Located in the northwestern part of the country, with borders to Wyoming, Idaho, North Dakota, and South Dakota, as well as several Canadian provinces to the north, Montana is the fourth biggest state in terms of size but the eighth least populous, making it one of the most sparsely populated states of America. CDC information for travelers. Hours/availability may have changed.
2.Yellowstone Grizzly RV Park
3.Jim & Mary's RV Park
4.The Nugget RV Park
3 Best Montana RV Parks & Campgrounds
- Overview, Photo: Johnny/stock.adobe.com
- Yellowstone Grizzly RV Park, Photo: contrastwerkstatt/stock.adobe.com
- Jim & Mary's RV Park, Photo: Gilles Paire/stock.adobe.com
- The Nugget RV Park, Photo: Sven Krautwald/stock.adobe.com
- Cover Photo: hdsidesign/stock.adobe.com
More Ideas in MT: Conrad Mansion Museum
Located in Kalispell, Montana, the Conrad Mansion Museum preserves the Victorian-era home of Charles E. Conrad, a 19th-century shipping entrepreneur and prominent area citizen. As an early settler and city leader of Kalispell, Montana, Charles E. Conrad rose to prominence as a shipping magnate, establishing a freight empire with his brother William that eventually extended routes into Canada and Washington Territory.
After selling their share of mercantile company I.G. Baker and Company, the Conrad brothers were also centrally involved in a number of banking, real estate, mining, and cattle ranching ventures in the Kalispell area. As the city of Kalispell was a small frontier town with minimal amenities and services, Conrad turned to Spokane architect Kirtland Cutter to design a mansion for his family’s residence. Cutter, a leading architect in the American Northwest, was noted as the designer of the Davenport Hotel and a leading figure in developing Spokane’s Browne’s Addition neighborhood. He oversaw construction of the home, which began in 1892 and utilized German-crafted oak trim and paneling imported from the Midwest. The home was completed in 1895 and served as the residence for Conrad, his wife Alicia, and their three children for over half a century.
Following her parents’ deaths, Conrad’s youngest daughter, Alicia Conrad Campbell, endeavored to preserve the home as a living history museum, storing an extensive collection of original furniture, artifacts, and ephemera in the home as storage. Though she moved out of the residence in 1964 due to financial difficulties in maintenance, she retained ownership of the estate, and in 1974, the city of Kalispell accepted her presentation of the home as a gift, under the stipulation that it was not to be supported by taxpayer contributions. The Conrad Mansion Board of Directors was established to oversee the house’s operation as a living history museum, and in 1976, the home was opened for public tours.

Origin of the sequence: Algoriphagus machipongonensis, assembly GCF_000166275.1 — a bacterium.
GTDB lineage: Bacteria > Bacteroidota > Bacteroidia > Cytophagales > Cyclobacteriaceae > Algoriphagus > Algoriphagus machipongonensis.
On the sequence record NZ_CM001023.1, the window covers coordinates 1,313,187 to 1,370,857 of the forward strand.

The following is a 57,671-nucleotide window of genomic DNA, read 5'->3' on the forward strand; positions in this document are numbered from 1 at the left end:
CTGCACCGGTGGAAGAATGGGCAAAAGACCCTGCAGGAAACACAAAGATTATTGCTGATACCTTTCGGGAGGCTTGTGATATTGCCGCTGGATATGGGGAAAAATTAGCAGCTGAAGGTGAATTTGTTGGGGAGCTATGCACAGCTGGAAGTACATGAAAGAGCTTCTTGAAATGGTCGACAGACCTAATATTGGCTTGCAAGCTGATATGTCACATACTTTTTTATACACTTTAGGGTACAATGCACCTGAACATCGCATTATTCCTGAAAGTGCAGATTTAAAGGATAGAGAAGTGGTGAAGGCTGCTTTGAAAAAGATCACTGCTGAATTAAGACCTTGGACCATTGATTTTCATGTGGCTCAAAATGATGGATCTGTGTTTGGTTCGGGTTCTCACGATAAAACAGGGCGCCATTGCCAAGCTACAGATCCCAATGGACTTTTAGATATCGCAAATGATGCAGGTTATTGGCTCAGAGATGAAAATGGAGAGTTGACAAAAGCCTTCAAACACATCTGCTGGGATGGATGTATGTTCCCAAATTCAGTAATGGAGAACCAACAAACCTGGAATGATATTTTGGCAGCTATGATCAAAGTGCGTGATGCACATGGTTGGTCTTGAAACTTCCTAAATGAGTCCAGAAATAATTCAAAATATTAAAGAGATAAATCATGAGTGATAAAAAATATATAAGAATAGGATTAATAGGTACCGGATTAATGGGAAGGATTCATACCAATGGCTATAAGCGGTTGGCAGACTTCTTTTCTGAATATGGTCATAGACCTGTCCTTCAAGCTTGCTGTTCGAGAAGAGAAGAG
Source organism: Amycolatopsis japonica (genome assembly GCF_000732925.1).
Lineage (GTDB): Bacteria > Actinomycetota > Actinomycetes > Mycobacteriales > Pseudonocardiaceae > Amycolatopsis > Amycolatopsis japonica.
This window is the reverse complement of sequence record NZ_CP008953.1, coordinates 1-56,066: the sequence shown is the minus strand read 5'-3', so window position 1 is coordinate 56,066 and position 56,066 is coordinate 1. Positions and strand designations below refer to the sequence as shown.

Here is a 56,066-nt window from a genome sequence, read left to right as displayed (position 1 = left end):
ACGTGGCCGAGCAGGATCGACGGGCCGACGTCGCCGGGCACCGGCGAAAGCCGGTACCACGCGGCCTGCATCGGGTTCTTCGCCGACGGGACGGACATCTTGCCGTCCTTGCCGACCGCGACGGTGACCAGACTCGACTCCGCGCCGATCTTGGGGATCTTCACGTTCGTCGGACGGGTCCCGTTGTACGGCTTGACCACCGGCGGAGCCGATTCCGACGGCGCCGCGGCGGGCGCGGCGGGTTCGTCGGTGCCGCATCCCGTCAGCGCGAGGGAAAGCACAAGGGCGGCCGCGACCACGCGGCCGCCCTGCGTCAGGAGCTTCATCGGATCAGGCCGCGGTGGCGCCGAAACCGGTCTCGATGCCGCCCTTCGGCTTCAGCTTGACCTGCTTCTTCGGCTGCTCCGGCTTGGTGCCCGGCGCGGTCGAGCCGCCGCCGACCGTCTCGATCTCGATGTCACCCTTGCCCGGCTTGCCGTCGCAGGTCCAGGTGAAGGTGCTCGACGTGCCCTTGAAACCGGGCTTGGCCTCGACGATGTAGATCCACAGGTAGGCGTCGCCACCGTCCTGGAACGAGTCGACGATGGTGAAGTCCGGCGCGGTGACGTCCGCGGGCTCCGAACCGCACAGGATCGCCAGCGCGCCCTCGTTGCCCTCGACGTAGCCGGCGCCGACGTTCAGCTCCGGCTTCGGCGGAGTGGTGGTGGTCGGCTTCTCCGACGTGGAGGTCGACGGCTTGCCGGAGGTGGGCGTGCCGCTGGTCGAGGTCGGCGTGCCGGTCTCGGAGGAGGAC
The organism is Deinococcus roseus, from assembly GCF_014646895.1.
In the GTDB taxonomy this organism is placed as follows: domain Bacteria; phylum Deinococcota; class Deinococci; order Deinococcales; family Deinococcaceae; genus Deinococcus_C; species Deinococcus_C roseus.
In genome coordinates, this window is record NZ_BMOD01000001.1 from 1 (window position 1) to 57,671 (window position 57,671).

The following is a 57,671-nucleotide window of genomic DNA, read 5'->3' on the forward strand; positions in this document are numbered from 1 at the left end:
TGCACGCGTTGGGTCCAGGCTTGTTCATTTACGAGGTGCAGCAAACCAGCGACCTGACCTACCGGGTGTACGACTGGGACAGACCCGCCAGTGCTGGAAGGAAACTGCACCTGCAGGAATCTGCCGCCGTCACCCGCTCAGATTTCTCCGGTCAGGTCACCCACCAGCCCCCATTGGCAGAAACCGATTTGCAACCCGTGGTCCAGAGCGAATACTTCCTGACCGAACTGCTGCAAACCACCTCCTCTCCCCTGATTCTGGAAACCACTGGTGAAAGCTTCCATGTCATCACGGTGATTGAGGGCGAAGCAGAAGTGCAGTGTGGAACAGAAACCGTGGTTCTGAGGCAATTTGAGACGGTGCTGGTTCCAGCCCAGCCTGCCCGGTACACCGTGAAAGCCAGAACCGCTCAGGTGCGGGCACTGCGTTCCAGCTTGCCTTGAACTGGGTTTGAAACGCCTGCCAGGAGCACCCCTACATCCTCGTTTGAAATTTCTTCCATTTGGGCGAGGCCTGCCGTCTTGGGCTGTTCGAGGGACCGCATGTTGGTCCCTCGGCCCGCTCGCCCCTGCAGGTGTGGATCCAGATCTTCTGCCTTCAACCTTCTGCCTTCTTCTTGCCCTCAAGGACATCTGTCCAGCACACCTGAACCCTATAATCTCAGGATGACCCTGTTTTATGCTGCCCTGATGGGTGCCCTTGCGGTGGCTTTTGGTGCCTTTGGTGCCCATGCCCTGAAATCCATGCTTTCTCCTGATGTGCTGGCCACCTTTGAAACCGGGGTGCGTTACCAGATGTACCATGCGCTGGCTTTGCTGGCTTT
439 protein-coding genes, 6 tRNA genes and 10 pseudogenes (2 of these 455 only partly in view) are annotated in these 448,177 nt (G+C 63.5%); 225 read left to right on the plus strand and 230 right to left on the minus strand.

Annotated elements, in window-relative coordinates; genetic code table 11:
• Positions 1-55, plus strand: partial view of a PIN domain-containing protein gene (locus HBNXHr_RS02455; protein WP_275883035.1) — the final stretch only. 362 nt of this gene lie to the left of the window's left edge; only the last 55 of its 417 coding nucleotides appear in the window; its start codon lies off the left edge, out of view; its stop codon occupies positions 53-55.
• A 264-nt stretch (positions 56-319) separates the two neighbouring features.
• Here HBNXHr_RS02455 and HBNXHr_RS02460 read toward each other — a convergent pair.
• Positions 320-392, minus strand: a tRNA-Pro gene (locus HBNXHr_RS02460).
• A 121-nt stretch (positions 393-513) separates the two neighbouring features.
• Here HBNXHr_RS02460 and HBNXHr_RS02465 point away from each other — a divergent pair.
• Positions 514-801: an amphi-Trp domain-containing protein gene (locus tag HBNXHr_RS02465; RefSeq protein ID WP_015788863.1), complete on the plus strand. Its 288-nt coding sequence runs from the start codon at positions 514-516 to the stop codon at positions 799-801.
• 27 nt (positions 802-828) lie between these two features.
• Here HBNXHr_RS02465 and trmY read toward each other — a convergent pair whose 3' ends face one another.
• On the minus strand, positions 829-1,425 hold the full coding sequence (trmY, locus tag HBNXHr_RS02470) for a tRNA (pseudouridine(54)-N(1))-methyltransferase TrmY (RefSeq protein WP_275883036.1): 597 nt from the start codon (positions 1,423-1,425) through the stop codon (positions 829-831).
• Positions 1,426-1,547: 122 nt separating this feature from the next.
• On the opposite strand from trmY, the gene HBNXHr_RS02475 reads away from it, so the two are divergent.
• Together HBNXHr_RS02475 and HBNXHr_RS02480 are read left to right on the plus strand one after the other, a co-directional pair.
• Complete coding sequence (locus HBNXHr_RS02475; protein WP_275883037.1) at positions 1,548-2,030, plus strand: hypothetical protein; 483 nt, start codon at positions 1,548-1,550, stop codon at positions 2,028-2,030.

Attractions and Tours
Today, the Conrad Mansion Museum is operated as a nonprofit organization, sustained by proceeds from tour fees and donations from private membership drives and fundraisers. As a historic home site, the three-story shingle-style mansion was listed on the National Register of Historic Places in 1975 prior to its public opening. As a result of Conrad Campbell’s meticulous storage and record-keeping, the home has been fully restored to its original condition and is furnished with over 90% original family furnishings, including clothing, artwork, taxidermy, and children’s toys dating back as far as the 1880s.
Located in Kalispell’s Eastside neighborhood, the mansion sits on a three-acre landscaped plot on a bluff overlooking the Swan Mountains. A stone fence with iron gates surrounds the mansion’s grounds, which include groomed flower beds for perennial and annual plantings along with pruned hedges and evergreen trees. A gazebo also stands on the mansion’s grounds and may be entered by visitors.
26 rooms are showcased within the mansion’s interior, including nine bathrooms, three bedrooms, a music room, and a billiard and game room. Inside the home, original electric light fixtures are preserved, still equipped with carbide gas systems as a backup for electric power failure. Period technologies are showcased, including a dumbwaiter, a freight elevator, a radiator warming oven, and an intercom and speaking tube system for communication with servants. Several unique amenities are also preserved, including two drinking fountains made from Italian onyx and a wall-mounted Spaulding exercise machine built in 1895. Interior windows on the home’s second floor also feature Tiffany-style stained glass, and all bedrooms contain unique marble sinks and walk-in closets. A number of special exhibits of museum collections are showcased throughout the year, including items from the Conrad Family Firearms collection.